Seasonal fluctuations of the rusty carbon sink in thawing permafrost peatlands

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Authors

Monique Sezanne Patzner, Nora Kainz, Erik Lundin, Maximilian Barczok, Chelsea Smith, Elizabeth Herndon, Lauren Kinsman-Costello, Stefan Fischer, Daniel Straub, Sara Kleindienst, Andreas Kappler, Casey Bryce

Abstract

In permafrost peatlands, up to 20% of total organic carbon (OC) is bound to reactive iron (Fe) minerals in the active layer overlying intact permafrost, potentially protecting OC from microbial degradation and transformation into greenhouse gases (GHG) such as CO2 and CH4. During the summer, shifts in runoff and soil moisture influence redox conditions and therefore the balance of Fe oxidation and reduction. Whether this “rusty carbon sink” is stable or continuously dissolved by Fe(III) reduction and reformed by Fe(II) oxidation during redox shifts remains unknown. We exposed ferrihydrite (FH)-coated sand in the active layer along a permafrost thaw gradient in Stordalen mire (Abisko, Sweden) over the summer (June to September) to capture changes in redox conditions and quantify formation and dissolution of reactive Fe(III) (oxyhydr)oxides and associated OC. We found that Fe(III) minerals formed under the constantly oxic conditions in palsa soils overlying intact permafrost over the full summer season. In contrast, in fully-thawed fen areas, conditions were continuously anoxic and by late summer 50.4% of the original Fe(III) (oxyhydr)oxides were lost via dissolution while 44.7% and 4.9% of the Fe remained as Fe(III) and Fe(II) on the sand, respectively. Periodic redox shifts (from 0 mV to +300 mV) were observed over the summer season in the partially-thawed bog due to changes in active layer depth, runoff and soil moisture. This resulted in dissolution and loss of 47.5% of initial Fe(III) (oxyhydr)oxides and release of associated OC in early summer when conditions are wetter and more reduced, and new formation of Fe(III) minerals (34.7% gain in comparison to initial Fe) in the late summer under more dry and oxic conditions which again sequestered Fe-bound organic carbon. Our data suggests that the so-called rusty carbon sink is seasonally dynamic in partially-thawed permafrost peatlands, thus likely either promoting or suppressing carbon mineralization and leading to seasonal changes in GHG emissions.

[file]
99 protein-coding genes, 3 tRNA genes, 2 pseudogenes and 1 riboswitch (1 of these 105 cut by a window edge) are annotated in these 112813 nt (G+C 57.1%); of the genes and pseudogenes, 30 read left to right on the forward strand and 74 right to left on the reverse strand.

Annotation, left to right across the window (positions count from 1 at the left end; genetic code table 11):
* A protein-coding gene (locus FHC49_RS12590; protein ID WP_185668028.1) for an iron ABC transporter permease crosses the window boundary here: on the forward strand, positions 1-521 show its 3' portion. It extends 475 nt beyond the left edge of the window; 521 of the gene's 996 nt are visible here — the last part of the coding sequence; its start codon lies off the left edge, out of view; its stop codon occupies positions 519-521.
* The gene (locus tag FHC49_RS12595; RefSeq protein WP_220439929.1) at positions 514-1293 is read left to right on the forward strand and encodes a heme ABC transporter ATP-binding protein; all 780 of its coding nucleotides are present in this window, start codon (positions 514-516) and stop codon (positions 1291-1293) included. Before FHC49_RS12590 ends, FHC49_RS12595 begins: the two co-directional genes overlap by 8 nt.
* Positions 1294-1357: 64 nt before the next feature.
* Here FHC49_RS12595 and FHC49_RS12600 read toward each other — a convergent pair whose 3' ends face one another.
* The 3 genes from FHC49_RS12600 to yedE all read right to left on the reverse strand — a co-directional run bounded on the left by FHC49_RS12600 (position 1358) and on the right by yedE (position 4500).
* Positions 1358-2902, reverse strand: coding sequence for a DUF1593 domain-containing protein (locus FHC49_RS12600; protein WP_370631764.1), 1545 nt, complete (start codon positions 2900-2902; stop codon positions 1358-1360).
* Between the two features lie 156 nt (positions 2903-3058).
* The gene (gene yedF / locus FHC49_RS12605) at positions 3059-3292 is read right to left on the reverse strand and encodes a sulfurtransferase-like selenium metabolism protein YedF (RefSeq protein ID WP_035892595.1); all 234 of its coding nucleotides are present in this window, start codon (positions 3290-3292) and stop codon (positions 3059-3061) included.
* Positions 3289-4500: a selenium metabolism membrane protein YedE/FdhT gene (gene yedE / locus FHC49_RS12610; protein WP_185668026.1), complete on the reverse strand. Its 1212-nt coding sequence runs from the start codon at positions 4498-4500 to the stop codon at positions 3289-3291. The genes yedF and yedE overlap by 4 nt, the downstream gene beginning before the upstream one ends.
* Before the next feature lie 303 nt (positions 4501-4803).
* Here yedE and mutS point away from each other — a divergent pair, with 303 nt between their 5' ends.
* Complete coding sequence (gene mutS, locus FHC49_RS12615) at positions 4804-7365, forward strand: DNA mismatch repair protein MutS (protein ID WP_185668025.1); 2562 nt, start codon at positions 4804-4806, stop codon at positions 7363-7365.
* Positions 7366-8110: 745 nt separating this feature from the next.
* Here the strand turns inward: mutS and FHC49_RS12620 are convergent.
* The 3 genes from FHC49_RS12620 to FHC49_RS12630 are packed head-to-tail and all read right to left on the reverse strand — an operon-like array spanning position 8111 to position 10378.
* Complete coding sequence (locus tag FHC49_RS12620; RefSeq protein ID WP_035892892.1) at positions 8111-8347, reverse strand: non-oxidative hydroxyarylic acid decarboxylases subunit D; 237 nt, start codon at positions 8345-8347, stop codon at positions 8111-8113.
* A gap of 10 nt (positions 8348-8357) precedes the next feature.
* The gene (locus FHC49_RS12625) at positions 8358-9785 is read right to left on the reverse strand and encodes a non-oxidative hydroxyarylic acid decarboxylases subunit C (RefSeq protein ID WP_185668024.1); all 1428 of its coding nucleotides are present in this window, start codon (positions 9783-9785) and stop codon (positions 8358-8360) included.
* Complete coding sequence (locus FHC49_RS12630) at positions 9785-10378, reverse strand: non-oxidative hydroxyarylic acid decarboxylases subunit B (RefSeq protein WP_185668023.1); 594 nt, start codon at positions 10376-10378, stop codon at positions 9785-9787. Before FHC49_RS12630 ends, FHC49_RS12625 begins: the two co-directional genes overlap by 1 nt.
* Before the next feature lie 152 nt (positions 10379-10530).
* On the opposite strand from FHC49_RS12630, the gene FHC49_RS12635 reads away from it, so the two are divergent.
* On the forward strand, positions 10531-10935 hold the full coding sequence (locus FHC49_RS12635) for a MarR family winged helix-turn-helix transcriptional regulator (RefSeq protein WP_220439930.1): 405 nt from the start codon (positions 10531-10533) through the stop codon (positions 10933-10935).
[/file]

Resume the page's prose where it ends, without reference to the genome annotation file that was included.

DOI

https://doi.org/10.31223/X5P35J

Subjects

Physical Sciences and Mathematics

Keywords

Soil organic carbon, Arctic, Abisko, Fe(II) oxidation, Fe(III) reduction, seasonal fluctuations, Permafrost, iron

Dates

Published: 2021-12-23 10:32

License

CC BY Attribution 4.0 International

Additional Metadata

Data Availability (Reason not available):
All data will be made public following final peer review

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